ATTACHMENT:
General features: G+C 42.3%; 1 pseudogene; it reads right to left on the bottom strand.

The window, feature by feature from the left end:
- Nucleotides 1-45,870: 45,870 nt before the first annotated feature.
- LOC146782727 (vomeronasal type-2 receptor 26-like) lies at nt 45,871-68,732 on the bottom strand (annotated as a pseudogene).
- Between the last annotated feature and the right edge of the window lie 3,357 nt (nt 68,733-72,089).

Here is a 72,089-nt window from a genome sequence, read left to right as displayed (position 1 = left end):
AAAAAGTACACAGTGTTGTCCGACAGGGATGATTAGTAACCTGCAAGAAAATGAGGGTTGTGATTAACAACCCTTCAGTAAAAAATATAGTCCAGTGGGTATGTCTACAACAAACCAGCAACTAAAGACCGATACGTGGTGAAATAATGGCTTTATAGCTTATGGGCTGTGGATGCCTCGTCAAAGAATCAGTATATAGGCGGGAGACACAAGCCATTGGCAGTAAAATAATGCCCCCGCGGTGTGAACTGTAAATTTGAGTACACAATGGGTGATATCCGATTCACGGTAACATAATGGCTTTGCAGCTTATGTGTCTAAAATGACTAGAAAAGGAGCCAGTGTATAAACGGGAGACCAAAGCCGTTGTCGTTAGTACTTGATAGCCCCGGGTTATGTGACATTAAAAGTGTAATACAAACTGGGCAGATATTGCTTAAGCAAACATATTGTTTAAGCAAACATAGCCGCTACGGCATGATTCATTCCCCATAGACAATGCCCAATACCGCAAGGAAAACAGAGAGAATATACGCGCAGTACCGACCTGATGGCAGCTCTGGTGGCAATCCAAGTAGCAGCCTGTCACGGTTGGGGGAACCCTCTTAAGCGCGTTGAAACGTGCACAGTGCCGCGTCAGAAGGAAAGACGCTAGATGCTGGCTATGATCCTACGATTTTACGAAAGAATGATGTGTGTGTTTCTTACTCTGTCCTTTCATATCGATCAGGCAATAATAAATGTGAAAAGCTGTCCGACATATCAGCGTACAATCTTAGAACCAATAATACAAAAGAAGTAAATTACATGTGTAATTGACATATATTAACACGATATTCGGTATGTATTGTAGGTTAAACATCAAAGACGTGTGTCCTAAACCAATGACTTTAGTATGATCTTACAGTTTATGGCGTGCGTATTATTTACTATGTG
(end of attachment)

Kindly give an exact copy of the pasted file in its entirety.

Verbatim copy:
General features: G+C 42.3%; 1 pseudogene; it reads right to left on the bottom strand.

The window, feature by feature from the left end:
- Nucleotides 1-45,870: 45,870 nt before the first annotated feature.
- LOC146782727 (vomeronasal type-2 receptor 26-like) lies at nt 45,871-68,732 on the bottom strand (annotated as a pseudogene).
- Between the last annotated feature and the right edge of the window lie 3,357 nt (nt 68,733-72,089).

Here is a 72,089-nt window from a genome sequence, read left to right as displayed (position 1 = left end):
AAAAAGTACACAGTGTTGTCCGACAGGGATGATTAGTAACCTGCAAGAAAATGAGGGTTGTGATTAACAACCCTTCAGTAAAAAATATAGTCCAGTGGGTATGTCTACAACAAACCAGCAACTAAAGACCGATACGTGGTGAAATAATGGCTTTATAGCTTATGGGCTGTGGATGCCTCGTCAAAGAATCAGTATATAGGCGGGAGACACAAGCCATTGGCAGTAAAATAATGCCCCCGCGGTGTGAACTGTAAATTTGAGTACACAATGGGTGATATCCGATTCACGGTAACATAATGGCTTTGCAGCTTATGTGTCTAAAATGACTAGAAAAGGAGCCAGTGTATAAACGGGAGACCAAAGCCGTTGTCGTTAGTACTTGATAGCCCCGGGTTATGTGACATTAAAAGTGTAATACAAACTGGGCAGATATTGCTTAAGCAAACATATTGTTTAAGCAAACATAGCCGCTACGGCATGATTCATTCCCCATAGACAATGCCCAATACCGCAAGGAAAACAGAGAGAATATACGCGCAGTACCGACCTGATGGCAGCTCTGGTGGCAATCCAAGTAGCAGCCTGTCACGGTTGGGGGAACCCTCTTAAGCGCGTTGAAACGTGCACAGTGCCGCGTCAGAAGGAAAGACGCTAGATGCTGGCTATGATCCTACGATTTTACGAAAGAATGATGTGTGTGTTTCTTACTCTGTCCTTTCATATCGATCAGGCAATAATAAATGTGAAAAGCTGTCCGACATATCAGCGTACAATCTTAGAACCAATAATACAAAAGAAGTAAATTACATGTGTAATTGACATATATTAACACGATATTCGGTATGTATTGTAGGTTAAACATCAAAGACGTGTGTCCTAAACCAATGACTTTAGTATGATCTTACAGTTTATGGCGTGCGTATTATTTACTATGTG